Looking at the amendments on what should be in the training, has my hon. Friend had a chance to look at my amendment 98? It would introduce into clause 5(2)(a) the involvement of “patients” and “their families” in the planning, development and delivery of care and treatment. It seems that with the cases that he has cited, family involvement can be crucial, and this should also be part of the training.
The answer to my hon. Friend’s question is yes—I have looked at his amendment and agree with it. If he would allow me, I had planned to go through my amendments first, before moving on to other people’s. I have his amendment in my sights and I will come to it later. I have read it and very much agree with him.
My next amendment—amendment 14—moves us on to clause 7(2), which states that reporting the use of force
“does not apply…where the use of force is negligible”.
My proposal would amend it to include restraint that does not include physical contact. The amendment would ensure that there is a not a series of pointless recording of every interaction with a patient that falls under the category of restraint. I am still using the word “restraint”, but I am appreciate that I am in danger, at the end of these amendments, of losing the battle, and that it will be called “force”. However, for the purposes of putting forward my amendments, I will still call it “restraint”, as I am seeking to do. Restraint is defined in the dictionary as the
“deprivation or restriction of liberty or freedom of action or movement”.
It must be reiterated, however, that it can be conducted in the most subtle of ways. The law entitles people to freedom of movement provided that they are not harming others or themselves while exercising that right. The policies of NHS services vary between trusts. Overall, the guidance for all medical staff follows the same basic principles, but specific details are more varied.
It would be fair to say that health trusts across the board consider physical restraint to be a last resort that should be used only following the exhaustion of all other methods. Staff are advised to call for the assistance of security when physical restraint is considered, as they will have been trained in restraint techniques. Bradford District Care Trust advises that the assistance of police be called upon only as a final resort when usual restraint methods have failed and there is a serious concern for the safety of the patient, staff or other patients on the ward. I have been told that as a general rule a patient would have to be exhibiting sustained high levels of physical aggression, often involving some kind of weapon, before the police were called.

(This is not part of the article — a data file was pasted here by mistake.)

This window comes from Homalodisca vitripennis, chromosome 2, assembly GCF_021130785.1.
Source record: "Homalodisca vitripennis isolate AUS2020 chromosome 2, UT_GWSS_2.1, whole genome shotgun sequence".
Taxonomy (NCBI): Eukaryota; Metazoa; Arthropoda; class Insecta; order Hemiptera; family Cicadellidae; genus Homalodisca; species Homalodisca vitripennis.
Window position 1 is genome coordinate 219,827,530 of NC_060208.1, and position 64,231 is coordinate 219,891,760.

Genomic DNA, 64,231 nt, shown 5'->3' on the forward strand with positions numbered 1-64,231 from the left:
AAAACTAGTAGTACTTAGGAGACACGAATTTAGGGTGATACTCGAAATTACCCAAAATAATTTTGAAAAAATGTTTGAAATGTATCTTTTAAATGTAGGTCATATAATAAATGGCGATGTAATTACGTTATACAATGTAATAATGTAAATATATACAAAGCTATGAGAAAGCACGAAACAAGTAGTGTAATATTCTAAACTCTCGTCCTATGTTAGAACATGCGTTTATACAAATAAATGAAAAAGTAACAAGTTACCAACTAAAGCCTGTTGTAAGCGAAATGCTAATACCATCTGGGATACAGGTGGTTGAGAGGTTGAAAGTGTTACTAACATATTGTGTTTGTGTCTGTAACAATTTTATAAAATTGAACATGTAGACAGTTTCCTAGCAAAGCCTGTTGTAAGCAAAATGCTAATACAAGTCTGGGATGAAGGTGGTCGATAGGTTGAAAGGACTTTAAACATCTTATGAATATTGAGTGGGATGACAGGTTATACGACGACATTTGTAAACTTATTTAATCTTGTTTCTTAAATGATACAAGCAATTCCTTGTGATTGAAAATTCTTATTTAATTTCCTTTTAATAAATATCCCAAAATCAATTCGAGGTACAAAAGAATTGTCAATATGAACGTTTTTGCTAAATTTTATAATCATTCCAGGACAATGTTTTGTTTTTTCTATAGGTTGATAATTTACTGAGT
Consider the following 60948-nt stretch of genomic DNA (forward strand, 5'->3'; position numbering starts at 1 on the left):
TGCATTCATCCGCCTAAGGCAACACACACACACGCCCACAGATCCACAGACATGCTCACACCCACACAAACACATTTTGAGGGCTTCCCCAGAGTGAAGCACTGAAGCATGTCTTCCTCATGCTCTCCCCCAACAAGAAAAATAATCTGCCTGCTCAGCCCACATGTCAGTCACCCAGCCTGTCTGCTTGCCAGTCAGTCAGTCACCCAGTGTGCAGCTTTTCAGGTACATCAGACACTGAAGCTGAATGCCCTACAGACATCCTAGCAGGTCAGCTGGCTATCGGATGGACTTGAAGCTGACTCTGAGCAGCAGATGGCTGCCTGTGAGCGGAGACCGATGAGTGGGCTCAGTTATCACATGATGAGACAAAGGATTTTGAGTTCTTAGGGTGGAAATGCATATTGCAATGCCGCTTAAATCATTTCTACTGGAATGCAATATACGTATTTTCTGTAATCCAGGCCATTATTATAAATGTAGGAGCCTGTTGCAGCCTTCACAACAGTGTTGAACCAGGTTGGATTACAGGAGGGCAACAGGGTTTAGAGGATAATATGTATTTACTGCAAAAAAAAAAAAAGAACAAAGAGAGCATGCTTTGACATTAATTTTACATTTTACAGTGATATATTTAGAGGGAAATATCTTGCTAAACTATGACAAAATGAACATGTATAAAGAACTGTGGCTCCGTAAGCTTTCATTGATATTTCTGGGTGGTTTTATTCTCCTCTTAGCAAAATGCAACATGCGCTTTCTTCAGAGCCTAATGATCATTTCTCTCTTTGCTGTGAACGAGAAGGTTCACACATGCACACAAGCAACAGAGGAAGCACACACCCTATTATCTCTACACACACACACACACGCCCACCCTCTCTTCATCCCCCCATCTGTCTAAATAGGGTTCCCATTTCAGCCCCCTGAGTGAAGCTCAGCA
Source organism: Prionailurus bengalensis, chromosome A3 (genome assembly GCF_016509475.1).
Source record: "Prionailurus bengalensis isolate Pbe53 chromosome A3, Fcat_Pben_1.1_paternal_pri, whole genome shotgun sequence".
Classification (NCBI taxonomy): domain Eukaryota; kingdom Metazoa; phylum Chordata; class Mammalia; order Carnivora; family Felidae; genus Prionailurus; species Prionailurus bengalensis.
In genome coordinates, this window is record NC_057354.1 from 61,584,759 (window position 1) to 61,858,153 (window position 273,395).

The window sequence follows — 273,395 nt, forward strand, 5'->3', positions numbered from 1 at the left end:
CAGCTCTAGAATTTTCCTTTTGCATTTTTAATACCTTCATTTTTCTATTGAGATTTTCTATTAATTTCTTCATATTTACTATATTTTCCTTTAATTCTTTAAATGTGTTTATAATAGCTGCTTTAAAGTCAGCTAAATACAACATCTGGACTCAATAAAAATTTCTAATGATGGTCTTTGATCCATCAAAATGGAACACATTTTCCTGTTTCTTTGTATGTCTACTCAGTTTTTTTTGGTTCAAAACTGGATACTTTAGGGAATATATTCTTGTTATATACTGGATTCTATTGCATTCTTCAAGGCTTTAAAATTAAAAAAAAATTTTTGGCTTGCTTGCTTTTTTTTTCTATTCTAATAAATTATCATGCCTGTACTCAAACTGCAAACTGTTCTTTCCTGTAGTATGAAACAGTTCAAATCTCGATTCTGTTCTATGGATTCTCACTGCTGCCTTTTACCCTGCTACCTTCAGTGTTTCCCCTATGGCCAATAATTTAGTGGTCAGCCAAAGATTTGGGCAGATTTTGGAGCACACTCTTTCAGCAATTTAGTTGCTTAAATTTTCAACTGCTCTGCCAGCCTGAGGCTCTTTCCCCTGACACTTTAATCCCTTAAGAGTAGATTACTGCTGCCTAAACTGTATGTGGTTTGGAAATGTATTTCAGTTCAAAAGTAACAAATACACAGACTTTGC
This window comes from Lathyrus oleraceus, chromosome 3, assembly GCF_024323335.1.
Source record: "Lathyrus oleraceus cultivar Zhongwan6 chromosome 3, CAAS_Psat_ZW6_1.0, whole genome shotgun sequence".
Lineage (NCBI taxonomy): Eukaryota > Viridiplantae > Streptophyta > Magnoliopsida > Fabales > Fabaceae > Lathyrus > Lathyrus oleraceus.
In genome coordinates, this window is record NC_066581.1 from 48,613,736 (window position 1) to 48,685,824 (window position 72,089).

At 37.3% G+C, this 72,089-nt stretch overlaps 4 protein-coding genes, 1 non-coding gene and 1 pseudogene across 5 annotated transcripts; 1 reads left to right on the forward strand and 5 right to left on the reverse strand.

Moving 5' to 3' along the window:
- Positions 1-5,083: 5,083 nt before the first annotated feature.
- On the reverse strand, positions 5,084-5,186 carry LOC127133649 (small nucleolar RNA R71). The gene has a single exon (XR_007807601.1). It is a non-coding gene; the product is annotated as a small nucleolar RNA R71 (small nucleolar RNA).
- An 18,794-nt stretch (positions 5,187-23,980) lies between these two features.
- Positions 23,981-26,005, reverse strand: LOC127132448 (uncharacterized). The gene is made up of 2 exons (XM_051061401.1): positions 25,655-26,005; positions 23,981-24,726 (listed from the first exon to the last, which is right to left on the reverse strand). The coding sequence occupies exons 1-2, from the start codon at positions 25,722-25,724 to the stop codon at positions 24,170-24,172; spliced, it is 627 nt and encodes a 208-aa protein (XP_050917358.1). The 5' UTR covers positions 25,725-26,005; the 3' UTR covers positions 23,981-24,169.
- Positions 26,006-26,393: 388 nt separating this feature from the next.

Some services, such as the London Ambulance Service, apply a different approach and advise that police be called at the earliest sign of physical restraint being required. That is due to the service not providing its staff with training in physical restraint and therefore leaving them vulnerable without the back-up of police services. In all cases of restraint, staff are required to apply the principle of using the least restrictive and most proportionate option to control behaviour, for the least time possible. Again, the word “proportionate” is reiterated through the guidelines on restraint, which reminds us that it is consistently a consideration when restraint is conducted.
The types of restraint fall into three categories: low-level restraint—interventions that prevent a person from behaving in a way that threatens to cause harm to themselves, others or trust property and/or equipment; physical restraint—any manually applied method, be it physical, mechanical, material or equipment, that immobilises or reduces the ability of a person to move their arms, legs, body or head freely; and chemical restraint—a drug or medication used to manage a patient’s extremely violent or aggressive behaviour that can be administered, if necessary, against the patient’s wishes. Such drugs might, of course, also be used when the threat of harm is less immediate, with the patient’s consent, or if it is in the assessed best interests of a patient who lacks capacity.